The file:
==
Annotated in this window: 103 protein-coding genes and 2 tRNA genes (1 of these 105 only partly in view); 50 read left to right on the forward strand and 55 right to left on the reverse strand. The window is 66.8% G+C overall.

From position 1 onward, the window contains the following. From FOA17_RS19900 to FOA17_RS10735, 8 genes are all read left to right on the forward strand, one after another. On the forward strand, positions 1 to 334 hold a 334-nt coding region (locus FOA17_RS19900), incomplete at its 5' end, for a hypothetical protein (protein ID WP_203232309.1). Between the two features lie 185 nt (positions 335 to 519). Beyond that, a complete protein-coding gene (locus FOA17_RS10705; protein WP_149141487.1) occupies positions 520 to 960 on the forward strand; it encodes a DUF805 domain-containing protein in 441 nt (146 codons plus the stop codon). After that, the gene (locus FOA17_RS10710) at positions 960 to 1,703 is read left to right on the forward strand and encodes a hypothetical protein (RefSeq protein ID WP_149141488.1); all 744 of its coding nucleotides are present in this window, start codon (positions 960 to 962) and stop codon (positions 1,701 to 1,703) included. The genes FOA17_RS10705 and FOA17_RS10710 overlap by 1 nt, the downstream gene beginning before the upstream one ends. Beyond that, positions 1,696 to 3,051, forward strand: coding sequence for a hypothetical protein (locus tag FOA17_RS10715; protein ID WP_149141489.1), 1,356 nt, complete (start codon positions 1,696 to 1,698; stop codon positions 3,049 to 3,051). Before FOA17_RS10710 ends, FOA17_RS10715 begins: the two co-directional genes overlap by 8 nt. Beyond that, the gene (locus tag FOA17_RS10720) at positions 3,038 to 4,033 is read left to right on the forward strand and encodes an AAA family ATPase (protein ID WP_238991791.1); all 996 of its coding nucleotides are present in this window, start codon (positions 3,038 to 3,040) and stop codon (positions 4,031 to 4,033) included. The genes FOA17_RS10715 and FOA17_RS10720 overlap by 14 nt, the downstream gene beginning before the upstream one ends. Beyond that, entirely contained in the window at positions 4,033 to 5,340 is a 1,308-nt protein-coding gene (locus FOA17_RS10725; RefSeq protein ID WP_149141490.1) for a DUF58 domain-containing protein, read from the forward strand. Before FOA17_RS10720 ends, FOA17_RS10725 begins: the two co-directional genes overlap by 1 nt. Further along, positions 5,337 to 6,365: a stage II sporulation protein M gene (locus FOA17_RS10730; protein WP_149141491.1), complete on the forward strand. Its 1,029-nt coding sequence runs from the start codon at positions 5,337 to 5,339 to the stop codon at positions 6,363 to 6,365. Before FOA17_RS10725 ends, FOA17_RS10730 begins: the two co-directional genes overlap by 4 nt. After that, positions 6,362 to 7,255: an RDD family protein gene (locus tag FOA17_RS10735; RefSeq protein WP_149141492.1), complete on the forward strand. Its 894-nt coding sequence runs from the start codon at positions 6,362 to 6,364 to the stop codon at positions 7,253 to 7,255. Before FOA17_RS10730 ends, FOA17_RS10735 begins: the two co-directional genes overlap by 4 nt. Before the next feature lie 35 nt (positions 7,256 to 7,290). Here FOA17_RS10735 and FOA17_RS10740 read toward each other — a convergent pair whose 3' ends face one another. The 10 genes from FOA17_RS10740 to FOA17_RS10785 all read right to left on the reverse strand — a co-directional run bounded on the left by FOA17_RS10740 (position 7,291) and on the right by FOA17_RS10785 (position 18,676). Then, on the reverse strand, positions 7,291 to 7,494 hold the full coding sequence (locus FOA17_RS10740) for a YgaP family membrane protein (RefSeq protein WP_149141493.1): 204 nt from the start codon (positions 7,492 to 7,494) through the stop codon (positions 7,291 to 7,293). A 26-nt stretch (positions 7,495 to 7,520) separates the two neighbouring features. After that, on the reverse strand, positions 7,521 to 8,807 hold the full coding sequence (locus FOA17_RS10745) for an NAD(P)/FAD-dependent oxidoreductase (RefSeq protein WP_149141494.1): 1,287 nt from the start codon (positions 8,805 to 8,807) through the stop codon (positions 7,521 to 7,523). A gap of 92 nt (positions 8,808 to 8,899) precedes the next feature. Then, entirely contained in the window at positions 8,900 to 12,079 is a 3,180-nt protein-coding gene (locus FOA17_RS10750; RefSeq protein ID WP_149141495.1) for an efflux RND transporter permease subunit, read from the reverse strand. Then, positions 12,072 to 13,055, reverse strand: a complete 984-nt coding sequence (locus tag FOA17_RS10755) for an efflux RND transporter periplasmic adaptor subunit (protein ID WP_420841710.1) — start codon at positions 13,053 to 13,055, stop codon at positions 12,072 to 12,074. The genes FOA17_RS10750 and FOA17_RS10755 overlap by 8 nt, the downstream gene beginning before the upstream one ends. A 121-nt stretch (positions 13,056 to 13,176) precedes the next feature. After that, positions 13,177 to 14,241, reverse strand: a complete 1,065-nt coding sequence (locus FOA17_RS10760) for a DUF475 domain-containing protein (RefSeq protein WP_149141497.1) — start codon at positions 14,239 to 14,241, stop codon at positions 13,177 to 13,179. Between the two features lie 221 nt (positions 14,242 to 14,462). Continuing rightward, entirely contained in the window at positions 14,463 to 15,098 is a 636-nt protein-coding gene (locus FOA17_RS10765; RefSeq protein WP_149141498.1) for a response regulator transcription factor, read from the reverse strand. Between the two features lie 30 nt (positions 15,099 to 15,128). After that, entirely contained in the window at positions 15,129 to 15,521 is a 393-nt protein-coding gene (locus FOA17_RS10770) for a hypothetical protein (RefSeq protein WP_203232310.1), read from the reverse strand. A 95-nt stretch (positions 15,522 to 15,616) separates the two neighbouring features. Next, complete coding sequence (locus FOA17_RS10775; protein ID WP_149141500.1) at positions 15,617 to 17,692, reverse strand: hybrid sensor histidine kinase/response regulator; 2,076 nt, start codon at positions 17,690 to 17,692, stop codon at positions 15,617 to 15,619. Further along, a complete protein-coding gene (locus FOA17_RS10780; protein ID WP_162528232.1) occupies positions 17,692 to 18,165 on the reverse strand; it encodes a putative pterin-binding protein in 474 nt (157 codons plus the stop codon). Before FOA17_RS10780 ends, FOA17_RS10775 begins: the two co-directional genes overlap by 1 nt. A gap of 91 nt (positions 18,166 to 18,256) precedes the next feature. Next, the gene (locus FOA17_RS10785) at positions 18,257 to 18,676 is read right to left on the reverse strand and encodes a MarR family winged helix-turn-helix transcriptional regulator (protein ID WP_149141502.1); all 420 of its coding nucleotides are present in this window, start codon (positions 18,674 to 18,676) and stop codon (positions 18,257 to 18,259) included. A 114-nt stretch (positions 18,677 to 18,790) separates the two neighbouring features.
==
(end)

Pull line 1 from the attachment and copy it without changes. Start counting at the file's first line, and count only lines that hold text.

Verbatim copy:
Annotated in this window: 103 protein-coding genes and 2 tRNA genes (1 of these 105 only partly in view); 50 read left to right on the forward strand and 55 right to left on the reverse strand. The window is 66.8% G+C overall.